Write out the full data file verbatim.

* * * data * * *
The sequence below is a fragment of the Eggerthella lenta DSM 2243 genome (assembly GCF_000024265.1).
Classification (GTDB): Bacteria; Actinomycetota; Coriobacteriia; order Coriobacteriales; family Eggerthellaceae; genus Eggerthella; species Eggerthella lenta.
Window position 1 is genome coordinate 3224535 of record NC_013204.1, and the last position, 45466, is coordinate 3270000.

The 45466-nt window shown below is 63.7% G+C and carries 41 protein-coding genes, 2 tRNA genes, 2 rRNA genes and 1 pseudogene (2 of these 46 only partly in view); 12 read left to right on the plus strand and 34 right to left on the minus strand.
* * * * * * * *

The sequence below is a fragment of the Eggerthella lenta DSM 2243 genome (assembly GCF_000024265.1).
Classification (GTDB): Bacteria; Actinomycetota; Coriobacteriia; order Coriobacteriales; family Eggerthellaceae; genus Eggerthella; species Eggerthella lenta.
Window position 1 is genome coordinate 3224535 of record NC_013204.1, and the last position, 45466, is coordinate 3270000.

The 45466-nt window shown below is 63.7% G+C and carries 41 protein-coding genes, 2 tRNA genes, 2 rRNA genes and 1 pseudogene (2 of these 46 only partly in view); 12 read left to right on the plus strand and 34 right to left on the minus strand.